Thursday, June 24, 2021

Death Becomes Him

A few weeks ago I called my doctor because I was having difficulties swallowing food. She was concerned enough to book me a gastroscopy. 

If I thought trouble swallowing food was unpleasant, I quickly realised a gastroscopy is even more so! Though the doctor and nurses were very positive before the examination once the camera was sliding down my throat the doctor muttered a loud "Oh no!" and, at that point, I knew bad times lay ahead.

After the procedure he explained to me I had a tumour in my throat and he arranged for a CT scan to see how far it had spread. 

The CT scan would show it has spread to my lymph nodes but was still within the relatively treatable range of cancers (though cancer of the oesophagus, which is what I've got, is one of the more dangerous sorts even at the earliest identifiable stage). 

So I got a referral to Guys and St Thomas' hospital trust to perform a PET scan and a staging laparoscopy. 

That's where I was this Monday (after a truly awful night in the most uncomfortable prison cell/hospital hotel I've ever experienced). After the PET scan at St Thomas', I headed to Guys for a pre-surgery assessment. When I was there my nurse called to say my surgery had been cancelled, which had been scheduled for Tuesday, and I was free to go home. 

Wednesday came and I headed back up to London with Jim for a meeting with a doctor to discuss my PET scan results. After an initial trauma of discovering I'm 1cm shorter than I thought (202cm it seems!), we sat down with the doctor who was already talking in a soothing (and thus worrying tone). He informed us that my cancer had already spread well beyond my oesophagus and into my bones at several points around my body. My surgery was cancelled as my cancer is thus incurable.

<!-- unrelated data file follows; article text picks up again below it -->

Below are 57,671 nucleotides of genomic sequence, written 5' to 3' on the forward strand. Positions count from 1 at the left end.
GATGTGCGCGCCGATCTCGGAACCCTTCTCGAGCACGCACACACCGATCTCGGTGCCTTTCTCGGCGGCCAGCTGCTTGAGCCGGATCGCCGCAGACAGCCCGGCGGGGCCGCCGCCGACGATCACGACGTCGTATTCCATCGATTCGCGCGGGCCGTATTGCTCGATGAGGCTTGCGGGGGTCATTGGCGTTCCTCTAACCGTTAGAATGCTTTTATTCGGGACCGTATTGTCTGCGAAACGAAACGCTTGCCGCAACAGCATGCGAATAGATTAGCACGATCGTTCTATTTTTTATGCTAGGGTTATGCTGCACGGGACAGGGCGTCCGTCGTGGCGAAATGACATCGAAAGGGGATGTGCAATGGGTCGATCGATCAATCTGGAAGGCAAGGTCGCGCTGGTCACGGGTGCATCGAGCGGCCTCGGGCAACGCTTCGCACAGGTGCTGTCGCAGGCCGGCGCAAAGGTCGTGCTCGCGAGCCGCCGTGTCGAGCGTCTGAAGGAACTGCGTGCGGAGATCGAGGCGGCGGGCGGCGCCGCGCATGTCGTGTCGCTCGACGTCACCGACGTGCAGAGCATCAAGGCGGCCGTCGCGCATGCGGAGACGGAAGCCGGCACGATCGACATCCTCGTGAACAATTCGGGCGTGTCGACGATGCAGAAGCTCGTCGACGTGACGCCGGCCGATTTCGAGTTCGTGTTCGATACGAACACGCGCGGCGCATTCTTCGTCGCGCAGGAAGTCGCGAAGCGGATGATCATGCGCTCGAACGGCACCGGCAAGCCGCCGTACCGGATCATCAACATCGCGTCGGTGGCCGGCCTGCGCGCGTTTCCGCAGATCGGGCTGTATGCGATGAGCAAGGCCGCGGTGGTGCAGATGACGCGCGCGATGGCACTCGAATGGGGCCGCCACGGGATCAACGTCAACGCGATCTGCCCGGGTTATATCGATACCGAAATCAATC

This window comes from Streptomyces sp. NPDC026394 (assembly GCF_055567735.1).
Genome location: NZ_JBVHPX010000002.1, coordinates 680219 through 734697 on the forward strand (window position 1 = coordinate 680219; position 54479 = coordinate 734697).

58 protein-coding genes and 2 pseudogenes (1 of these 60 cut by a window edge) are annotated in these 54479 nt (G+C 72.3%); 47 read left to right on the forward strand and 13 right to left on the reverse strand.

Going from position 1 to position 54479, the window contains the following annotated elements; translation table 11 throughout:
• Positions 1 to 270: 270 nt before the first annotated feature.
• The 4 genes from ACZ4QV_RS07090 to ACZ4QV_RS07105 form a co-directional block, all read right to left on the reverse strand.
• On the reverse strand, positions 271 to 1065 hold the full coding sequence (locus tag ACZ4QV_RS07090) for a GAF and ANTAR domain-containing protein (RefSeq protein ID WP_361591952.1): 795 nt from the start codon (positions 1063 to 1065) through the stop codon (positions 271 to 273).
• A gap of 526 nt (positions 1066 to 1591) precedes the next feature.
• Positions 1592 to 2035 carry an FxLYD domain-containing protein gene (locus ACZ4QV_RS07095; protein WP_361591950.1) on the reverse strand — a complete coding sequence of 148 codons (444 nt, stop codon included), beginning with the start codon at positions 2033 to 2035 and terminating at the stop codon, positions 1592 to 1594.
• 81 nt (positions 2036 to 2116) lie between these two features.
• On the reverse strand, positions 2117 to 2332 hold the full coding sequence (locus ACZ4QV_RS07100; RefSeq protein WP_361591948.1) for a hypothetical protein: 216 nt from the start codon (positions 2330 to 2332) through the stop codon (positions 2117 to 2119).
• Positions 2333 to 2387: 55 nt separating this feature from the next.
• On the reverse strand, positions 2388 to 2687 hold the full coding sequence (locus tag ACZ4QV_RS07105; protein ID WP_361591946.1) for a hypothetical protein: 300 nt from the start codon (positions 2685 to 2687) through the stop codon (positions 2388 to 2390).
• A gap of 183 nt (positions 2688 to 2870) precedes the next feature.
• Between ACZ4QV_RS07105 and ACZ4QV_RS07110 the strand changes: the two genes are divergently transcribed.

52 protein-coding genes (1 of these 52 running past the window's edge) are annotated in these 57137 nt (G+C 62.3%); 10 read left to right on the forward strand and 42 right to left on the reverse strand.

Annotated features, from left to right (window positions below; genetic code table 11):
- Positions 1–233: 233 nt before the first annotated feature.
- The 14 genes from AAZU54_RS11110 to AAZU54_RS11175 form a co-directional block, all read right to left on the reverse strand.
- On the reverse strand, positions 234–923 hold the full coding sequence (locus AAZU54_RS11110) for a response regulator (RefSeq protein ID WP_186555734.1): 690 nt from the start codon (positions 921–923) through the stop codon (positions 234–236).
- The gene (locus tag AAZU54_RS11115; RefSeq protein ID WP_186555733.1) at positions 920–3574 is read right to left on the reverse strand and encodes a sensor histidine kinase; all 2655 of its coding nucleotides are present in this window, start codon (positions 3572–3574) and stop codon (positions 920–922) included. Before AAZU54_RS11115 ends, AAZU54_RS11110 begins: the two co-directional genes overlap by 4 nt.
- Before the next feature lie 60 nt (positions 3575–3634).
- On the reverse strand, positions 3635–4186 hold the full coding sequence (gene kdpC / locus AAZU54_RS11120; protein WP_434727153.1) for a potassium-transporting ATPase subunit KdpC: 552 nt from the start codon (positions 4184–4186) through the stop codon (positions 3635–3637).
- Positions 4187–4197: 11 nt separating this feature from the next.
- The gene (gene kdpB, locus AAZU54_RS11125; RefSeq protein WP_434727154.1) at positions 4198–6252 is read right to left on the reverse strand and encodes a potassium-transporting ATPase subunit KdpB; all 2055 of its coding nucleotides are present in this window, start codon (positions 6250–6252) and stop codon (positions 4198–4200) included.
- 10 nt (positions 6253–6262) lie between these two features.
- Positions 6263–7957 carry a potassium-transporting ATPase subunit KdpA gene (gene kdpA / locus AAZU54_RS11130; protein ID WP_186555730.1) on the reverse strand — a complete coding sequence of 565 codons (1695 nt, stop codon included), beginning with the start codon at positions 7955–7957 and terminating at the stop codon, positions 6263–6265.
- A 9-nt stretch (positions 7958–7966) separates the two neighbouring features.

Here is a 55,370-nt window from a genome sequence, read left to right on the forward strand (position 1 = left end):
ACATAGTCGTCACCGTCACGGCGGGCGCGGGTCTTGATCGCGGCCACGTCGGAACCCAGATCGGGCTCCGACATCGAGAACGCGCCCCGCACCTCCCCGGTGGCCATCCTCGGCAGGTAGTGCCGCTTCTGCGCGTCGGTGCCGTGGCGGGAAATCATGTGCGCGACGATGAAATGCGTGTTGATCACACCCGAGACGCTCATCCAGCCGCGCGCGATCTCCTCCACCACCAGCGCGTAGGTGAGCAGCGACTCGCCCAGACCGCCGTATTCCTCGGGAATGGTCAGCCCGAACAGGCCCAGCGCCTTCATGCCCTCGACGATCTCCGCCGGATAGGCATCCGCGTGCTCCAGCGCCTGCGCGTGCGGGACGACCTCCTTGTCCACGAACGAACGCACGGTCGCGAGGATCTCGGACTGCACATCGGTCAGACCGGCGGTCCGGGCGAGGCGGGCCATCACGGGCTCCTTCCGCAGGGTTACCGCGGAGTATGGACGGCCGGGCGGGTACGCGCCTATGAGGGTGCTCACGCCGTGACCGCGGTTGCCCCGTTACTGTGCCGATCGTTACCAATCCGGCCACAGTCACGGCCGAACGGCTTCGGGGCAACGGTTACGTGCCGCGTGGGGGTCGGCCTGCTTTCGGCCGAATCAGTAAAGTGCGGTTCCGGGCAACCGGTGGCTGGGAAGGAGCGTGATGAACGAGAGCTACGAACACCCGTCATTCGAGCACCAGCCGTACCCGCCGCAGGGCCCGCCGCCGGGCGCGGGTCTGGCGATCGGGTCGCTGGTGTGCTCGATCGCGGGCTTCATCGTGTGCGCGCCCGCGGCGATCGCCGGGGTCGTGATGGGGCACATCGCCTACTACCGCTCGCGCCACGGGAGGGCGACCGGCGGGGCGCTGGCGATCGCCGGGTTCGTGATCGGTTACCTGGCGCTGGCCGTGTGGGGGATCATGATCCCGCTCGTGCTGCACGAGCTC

I always prepare for the worst so I wasn't actually that surprised (I'd been reading some studies as to why laparoscopies get cancelled so I sort of knew this was going to be a "really bad news" chat). However, it was still a bit of a blow to discover my expiry date has been moved forward dramatically and I'm now entering "end of life" care. 

I'm not as devastated as I'd imagined. My main concerns as my care enters this final phase is being able to eat a bit more normally if possible and being able to sleep (trapped wind is a serious issue for me right now, probably from a mixture of the tumour extending into my stomach and the difficulty eating/drinking). 

It all seems a bit surreal, especially as my most difficult symptom so far is trapped wind! But the last chapter of my life has begun. At least I get the privilege of knowing that it has and doing what I can to make it as nice an ending to my story as possible. 

So, Dear Constant Reader, that's my latest update. I'll try not to let this be the final one though. 

Wednesday, March 25, 2020

Jae In The Days Of The Virus 9/10

Yesterday was the first day of the lockdown.

I stepped out of the house for my first ever state-sanctioned dog walk (one per day!) at 6.30am expecting the village and surrounding roads to be a scene of blissful peace and quiet.

I was quite wrong. The lane outside my house and the main road into the village was very busy with cars. All of which seemed to be travelling well above the speed limit.

The village itself was just as "busy" (i.e. a few people about) as usual with the normal newspaper buyers coming out of their houses and walking down to the post office.